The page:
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If I take screenshots under Win7 (e.g. size 600x600 pixels) and paste it into various applications they will appear with a size of ca. 15.8x15.8 cm. Because, apparently, the Windows system or the applications assume a pixel density of 96 DPI. In those applications I need an image size of 7.9x7.9 cm. So, of course, I could scale all images manually down by 50%. However, is there any possibility to directly copy the screenshot automatically in the desired size? This means, can I set somewhere that the pixel density for screenshots should be 192 DPI?

Some other suggestions (here on SuperUser and others...) Well, I can copy&paste the image to an image viewer and set (or change) the DPI to 192 and paste it to the application. However, this intermediate step and using an extra program is not very practical. Also changing the DPI value of the whole Windows system back and forth everytime is not considered as a practicable solution.

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  • If the target application supported adjusting DPI, then you wouldn't have a question. Because the target application does NOT support DPI adjustment, the only other option is to use an intermediate application that DOES adjust DPI to do so. So, the question then becomes: what is the most efficient way to adjust DPI, and that is broad and opinion based because what is most efficient for someone else may not be so for you, or the question is what program(s) can do this, which is a software recommendation request, and not on-topic here. Aug 14, 2018 at 20:49
  • I am not asking for an extra program. I want to avoid any extra program
    – theozh
    Aug 14, 2018 at 20:58
  • And I hope I have clarified how, given the process you have described, that is not a possibility. Please use the EDIT button to clarify your question, possibly listing the specific program you are trying to get the images from and into. Aug 14, 2018 at 21:48
  • MS Word (and other Office products) allow you to adjust the default DPI of images in File > Options > Advanced > Image Size and Quality. Aug 14, 2018 at 21:58
  • well, this seems to be the case for MSOffice2016 (support.office.com/en-ie/article/…). I haven't found this for MSOffice<=2013, there is something just for image export, but not for image import. In general, my hope was that changing screenshot DPI could be done somehow in Windows system or some graphic card settings.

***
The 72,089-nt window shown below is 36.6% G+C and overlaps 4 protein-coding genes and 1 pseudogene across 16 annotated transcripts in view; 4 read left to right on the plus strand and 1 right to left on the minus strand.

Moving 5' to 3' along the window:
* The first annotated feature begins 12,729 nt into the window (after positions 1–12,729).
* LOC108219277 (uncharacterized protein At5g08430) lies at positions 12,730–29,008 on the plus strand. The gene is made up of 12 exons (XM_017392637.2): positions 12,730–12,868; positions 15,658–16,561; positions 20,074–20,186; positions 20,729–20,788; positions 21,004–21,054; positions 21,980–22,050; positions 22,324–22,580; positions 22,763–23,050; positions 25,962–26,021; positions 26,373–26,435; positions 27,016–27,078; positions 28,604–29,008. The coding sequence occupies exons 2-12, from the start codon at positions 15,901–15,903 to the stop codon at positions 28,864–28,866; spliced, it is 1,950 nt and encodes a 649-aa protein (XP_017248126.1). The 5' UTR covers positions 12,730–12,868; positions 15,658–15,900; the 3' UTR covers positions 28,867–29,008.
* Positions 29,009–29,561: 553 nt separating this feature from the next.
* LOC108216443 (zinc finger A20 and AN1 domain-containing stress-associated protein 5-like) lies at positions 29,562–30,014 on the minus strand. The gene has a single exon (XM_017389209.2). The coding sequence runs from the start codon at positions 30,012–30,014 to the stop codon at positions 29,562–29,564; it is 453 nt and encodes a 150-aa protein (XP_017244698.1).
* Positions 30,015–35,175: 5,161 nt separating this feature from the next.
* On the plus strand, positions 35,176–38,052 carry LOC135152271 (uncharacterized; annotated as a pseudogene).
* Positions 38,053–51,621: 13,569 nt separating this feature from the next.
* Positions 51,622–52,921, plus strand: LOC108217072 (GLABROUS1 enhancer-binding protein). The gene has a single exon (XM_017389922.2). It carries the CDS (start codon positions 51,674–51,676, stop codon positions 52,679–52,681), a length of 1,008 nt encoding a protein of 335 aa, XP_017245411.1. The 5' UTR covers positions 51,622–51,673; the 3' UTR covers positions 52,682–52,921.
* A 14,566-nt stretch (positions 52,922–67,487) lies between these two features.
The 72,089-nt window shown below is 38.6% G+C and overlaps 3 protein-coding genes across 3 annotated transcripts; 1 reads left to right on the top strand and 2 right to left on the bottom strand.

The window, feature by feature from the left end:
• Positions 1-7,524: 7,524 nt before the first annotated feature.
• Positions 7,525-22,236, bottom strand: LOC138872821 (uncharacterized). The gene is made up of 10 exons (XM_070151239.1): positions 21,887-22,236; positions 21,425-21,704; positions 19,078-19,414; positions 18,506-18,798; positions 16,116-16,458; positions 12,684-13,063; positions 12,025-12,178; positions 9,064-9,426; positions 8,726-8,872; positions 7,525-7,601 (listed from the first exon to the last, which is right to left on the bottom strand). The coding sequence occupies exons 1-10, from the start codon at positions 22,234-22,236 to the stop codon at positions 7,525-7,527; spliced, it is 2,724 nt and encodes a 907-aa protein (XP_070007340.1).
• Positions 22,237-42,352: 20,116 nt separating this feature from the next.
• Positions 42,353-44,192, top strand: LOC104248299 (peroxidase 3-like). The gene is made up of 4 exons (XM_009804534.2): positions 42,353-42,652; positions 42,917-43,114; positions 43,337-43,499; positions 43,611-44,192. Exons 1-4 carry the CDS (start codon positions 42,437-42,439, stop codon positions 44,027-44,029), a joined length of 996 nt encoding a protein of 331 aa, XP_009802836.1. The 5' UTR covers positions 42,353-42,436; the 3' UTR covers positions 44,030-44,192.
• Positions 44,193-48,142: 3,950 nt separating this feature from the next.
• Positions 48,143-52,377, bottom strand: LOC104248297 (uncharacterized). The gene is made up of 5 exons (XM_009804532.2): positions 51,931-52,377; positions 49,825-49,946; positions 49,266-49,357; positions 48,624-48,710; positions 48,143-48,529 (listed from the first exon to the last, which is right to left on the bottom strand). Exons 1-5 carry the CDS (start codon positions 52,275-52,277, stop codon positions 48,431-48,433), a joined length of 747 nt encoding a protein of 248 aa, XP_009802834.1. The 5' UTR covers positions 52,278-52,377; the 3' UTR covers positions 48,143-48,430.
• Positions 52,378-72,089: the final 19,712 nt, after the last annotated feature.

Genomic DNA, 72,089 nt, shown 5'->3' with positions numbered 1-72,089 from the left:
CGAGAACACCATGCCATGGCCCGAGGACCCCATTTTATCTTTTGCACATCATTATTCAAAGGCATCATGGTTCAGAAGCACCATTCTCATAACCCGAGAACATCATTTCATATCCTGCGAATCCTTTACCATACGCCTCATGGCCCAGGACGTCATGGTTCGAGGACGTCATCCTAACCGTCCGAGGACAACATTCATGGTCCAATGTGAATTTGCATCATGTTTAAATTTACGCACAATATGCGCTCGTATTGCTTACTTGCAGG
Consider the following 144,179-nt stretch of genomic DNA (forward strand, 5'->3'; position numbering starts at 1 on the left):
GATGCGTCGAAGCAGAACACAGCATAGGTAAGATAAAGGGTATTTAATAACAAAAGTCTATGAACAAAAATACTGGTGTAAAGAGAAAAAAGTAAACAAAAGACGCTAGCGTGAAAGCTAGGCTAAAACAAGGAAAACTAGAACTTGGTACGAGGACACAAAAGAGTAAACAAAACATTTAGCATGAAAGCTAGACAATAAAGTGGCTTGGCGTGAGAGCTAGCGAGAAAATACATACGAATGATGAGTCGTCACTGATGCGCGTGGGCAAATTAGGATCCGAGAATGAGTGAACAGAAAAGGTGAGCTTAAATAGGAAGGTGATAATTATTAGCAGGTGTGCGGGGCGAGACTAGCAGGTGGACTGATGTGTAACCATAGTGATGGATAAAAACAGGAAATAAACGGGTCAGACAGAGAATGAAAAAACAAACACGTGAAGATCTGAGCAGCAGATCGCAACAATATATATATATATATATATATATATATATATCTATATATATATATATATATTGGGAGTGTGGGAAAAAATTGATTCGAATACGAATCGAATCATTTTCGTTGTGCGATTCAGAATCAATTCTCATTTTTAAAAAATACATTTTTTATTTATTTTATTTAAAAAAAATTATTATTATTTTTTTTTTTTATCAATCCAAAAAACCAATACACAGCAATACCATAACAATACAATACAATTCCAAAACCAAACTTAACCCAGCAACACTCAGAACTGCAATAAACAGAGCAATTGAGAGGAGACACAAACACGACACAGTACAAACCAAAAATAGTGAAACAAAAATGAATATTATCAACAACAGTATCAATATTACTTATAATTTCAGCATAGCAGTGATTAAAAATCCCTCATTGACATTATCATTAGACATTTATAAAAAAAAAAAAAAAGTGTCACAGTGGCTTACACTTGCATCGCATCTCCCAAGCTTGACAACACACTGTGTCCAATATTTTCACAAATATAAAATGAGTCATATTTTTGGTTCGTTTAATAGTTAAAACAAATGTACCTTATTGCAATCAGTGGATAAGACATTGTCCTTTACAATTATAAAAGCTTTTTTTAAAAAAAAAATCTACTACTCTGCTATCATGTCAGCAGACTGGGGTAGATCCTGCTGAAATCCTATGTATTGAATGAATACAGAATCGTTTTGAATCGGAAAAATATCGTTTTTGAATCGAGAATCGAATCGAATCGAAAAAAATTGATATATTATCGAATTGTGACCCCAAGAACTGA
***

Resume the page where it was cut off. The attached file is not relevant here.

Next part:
– theozh
    Aug 15, 2018 at 4:00

2 Answers 2

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Well, based on the comments, it looks like it can't be done with just some settings in Windows or with older Versions of MSOffice or LibreOffice etc. Even with MSOffice2016, only a few predefined DPI values would be possible. Hence, a "separate" application seems to be necessary. Since the framework of my project will be in Python, Python does not really count as additional program. With a minor issue, the solution for my question seems to be: https://stackoverflow.com/questions/51879113/how-to-get-screenshot-and-change-dpi-on-the-clipboard

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The applications that can actually deal with DPI settings should allow you to specify the DPI when it converts.

DPI is nothing more than a conversion from pixels to physical size.

You do not specify what image editor you are using, but I know Photoshop has this setting.

You usually set this at the document resize screen. You can choose to change the DPI setting but keep the resolution in pixels the same. You may have to calculate what the width and height will become in CM using the new DPI setting for it to scale properly, but it will keep all the pixels the same.

What I usually do is this: On the image resize screen, I first copy the width of the amount of pixels I already have, then I change the DPI setting. The width changes. I paste back the old value, and now the CM measures change. I hit OK. The image dimensions change, but the amount of pixels stay the same. And the DPI has also changed.

That said, do note that if you don't alter the DPI setting in anyway and not resize the image, the same scaling automatically happen when you print out the image.

Also note, that if you keep the amount of pixels the same, and you increase the DPI, the physical size becomes smaller. The image will be sharper when printed, but also smaller. If you decrease the DPI, the physical dimensions increase, but the image becomes pixellated.

If you want a bigger image with more DPI, you need more pixels.

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  • the question was if it is possible to change the dpi without another additional applications, like Photoshop, GIMP, IrfanView or others... if one can change any settings at all then they must be in Windows or in the applications, e.g. like Word, PPT, etc.
    – theozh
    Aug 14, 2018 at 20:41
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    If the applications you are pasting the pics into do not offer their own DPI adjustment then you'll have to use an additional application that DOES support DPI adjustment to do that. If your target application supported DPI adjustment then you wouldn't have a question. Aug 14, 2018 at 20:47
  • @music2myear OK, if so, the question boils down to: do e.g. Word, PowerPoint, LibreOffice offer DPI adjustment, which I may have not found yet? And do the Windows system or clipboard manager or anything offer anything like that?
    – theozh
    Aug 14, 2018 at 20:53
  • The windows system does not have any setting for this. It must be in word. Don't forget... DPI is just a conversion from pixels to physical size. All windows can do is strip away a DPI setting so word has to recreate it.
    – LPChip
    Aug 15, 2018 at 11:36

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